(Click on the images to see them larger in lightbox!)
Three members of the auk family also breed at Bempton, those densely nesting guillemots, the more dapper looking razorbill, and the family favourite, the puffin. Auks are arguably the most marine of the birds on the cliffs, in fact they might be the most marine of any other bird on the planet, except from penguins of course. They dive for their food and are supremely adapted to do it; their bodies are compact but very hydro/aerodynamic having what’s known as a fusiform shape (also shared by fish, dolphins, and virtually anything else that wants to swim at speed- convergent evolution at work!) and have pretty stubby wings, also helping to minimise drag. Unlike many other seabirds, but just like penguins, auks use their powerful little wings to literally fly underwater, which in the case of the guillemot, can be used to propel its dive down 150+ metres!
The guillemots often nest lower down in the cliff tower block than their other auk counterparts and the kittiwakes, often gathering on ledges together where they lay their almost conical shaped egg on bare rock, which have evolved such a shape to avoid the danger of rolling off!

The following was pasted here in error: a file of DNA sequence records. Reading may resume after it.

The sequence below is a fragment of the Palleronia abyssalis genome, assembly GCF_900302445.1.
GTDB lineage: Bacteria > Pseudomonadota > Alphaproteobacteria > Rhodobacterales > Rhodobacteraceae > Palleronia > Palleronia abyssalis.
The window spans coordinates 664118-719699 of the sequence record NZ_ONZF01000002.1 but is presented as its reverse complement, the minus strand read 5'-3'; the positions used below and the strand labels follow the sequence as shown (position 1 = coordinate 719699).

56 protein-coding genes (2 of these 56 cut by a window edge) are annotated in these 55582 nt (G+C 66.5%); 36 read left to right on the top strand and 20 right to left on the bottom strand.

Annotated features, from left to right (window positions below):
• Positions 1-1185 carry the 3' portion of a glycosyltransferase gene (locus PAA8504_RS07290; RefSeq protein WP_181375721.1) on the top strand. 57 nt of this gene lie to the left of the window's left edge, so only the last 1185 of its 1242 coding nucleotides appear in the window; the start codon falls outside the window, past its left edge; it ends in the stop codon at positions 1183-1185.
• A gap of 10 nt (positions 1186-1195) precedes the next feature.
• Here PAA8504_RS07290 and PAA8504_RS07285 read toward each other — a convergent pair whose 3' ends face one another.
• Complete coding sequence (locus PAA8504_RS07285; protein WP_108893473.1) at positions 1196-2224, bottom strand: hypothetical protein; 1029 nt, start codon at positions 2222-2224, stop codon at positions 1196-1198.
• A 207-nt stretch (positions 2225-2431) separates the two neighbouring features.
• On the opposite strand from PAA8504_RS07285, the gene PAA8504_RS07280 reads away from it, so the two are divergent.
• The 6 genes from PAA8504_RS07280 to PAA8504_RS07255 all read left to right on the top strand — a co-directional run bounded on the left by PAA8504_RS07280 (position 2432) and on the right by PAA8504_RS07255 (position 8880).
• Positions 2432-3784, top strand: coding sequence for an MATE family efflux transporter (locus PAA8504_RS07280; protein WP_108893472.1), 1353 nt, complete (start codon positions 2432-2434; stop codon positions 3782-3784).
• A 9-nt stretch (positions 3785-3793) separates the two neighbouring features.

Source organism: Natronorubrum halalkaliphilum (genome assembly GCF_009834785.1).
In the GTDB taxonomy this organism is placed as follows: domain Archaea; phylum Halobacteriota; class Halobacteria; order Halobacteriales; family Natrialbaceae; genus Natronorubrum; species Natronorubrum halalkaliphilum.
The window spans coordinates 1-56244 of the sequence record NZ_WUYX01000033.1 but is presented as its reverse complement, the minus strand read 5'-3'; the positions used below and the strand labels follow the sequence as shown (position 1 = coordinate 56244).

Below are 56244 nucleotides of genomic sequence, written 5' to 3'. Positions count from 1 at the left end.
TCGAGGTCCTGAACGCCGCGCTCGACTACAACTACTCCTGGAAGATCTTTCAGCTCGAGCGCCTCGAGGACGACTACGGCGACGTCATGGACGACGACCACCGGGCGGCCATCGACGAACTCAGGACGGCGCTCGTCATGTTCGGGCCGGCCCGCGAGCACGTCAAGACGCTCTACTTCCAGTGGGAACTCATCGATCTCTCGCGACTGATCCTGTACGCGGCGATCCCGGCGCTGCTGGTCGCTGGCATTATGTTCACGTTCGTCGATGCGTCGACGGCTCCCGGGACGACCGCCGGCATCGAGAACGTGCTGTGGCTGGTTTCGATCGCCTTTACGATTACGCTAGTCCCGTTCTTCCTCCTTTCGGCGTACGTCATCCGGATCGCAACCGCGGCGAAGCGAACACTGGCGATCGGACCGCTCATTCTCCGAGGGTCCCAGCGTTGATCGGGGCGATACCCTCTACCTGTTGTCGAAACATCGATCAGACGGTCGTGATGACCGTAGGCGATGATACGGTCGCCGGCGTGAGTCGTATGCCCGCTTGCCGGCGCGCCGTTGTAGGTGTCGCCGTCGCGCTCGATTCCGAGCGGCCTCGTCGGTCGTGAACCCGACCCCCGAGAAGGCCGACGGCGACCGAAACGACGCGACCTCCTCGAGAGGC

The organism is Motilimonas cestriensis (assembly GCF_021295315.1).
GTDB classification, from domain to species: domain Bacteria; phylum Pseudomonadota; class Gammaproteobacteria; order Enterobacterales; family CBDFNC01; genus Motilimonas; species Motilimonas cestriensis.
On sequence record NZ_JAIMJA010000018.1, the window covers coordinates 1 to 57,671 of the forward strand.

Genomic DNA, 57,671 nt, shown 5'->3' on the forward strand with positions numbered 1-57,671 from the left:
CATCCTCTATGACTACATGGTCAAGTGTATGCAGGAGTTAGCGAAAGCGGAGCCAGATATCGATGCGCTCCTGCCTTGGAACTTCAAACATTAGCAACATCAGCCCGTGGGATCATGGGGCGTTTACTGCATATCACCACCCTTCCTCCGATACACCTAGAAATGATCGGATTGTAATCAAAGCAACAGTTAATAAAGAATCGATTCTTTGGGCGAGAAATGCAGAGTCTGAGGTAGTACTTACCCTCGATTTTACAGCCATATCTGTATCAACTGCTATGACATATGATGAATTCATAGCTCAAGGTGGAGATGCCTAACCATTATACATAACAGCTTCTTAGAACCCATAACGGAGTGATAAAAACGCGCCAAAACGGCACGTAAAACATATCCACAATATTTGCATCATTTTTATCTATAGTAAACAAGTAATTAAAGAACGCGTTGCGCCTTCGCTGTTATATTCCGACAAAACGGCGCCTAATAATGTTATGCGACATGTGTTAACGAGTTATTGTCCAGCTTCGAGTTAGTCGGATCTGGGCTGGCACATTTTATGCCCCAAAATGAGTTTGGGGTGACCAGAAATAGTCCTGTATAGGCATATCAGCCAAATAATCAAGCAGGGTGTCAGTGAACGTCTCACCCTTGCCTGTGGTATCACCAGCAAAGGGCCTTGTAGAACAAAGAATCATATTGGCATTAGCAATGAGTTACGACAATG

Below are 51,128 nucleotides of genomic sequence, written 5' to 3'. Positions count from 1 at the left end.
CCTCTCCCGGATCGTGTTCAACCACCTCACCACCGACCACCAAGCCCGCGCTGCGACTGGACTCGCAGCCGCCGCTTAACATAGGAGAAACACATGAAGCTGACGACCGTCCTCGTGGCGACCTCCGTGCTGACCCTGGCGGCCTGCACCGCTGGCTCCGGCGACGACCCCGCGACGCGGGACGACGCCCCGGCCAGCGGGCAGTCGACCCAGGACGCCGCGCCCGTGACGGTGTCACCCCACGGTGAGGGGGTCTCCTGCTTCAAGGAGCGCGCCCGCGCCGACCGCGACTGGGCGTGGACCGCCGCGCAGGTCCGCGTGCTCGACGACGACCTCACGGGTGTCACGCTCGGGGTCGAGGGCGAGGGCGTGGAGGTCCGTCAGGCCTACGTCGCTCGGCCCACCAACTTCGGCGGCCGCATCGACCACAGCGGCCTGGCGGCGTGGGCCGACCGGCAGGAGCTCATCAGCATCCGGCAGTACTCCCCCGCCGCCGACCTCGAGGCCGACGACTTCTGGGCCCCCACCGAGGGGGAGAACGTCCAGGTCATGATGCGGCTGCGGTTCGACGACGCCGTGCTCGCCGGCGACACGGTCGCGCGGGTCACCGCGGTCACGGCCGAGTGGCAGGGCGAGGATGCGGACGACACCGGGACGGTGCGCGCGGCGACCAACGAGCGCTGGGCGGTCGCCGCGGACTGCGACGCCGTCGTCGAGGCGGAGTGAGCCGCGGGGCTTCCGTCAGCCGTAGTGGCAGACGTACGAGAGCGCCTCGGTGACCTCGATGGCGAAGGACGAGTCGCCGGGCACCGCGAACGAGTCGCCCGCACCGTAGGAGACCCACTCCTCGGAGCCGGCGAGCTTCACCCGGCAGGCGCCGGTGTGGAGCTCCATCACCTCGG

In the image below you can see a little guillemot chick stood on a cliff ledge with two adults (and a sleepy razorbill in the background). You might think that this chick has a while before he has to worry about leaving the safety of its cliff top ledge, but in the case of this fluffy little guillemot and also razorbill chicks, they fledge before they can even fly! Jumping off a ledge without fully formed flight feathers sounds like suicide, but the little bouncy chicks are very resilient and can at least glide down to the sea. 20 day old chicks jump off the cliffs at ceremonial drop off points and are then chaperoned by their father, and their father alone, out to sea where they are still fed for 60 more days. Virtually all the bird species on the cliffs are socially monogamous and both parents raise their young because the energy costs are so high, it’s certainly not an easy life being a parent on these cliffs. It is thought that this early fledging in guillemots and razorbills is caused by the high strain on space in these tightly packed breeding species, and they can make a huge saving in energy by not having to ferry food back and forth to the cliffs. Exactly why it is the male who cares for the chick is debated, perhaps by this point the female is too weary from having to bear the burden of carrying and laying the egg, and evidence has shown that the males are morphologically and behaviourally more capable of protecting the chick. While the parent might not have to fly as far, finding your own chick after fishing must be a lot harder in the ocean then at a static cliff nest, so razorbills dads have evolved to be able to identify their chicks by their call (and vice versa), whereas razorbill mums are pretty useless at knowing what their own child sounds like. You have to admire razorbill and guillemot dads for their extra effort and special bond with their chicks, they’re no seahorse, but it’s still a damn good attempt for the father of the year award!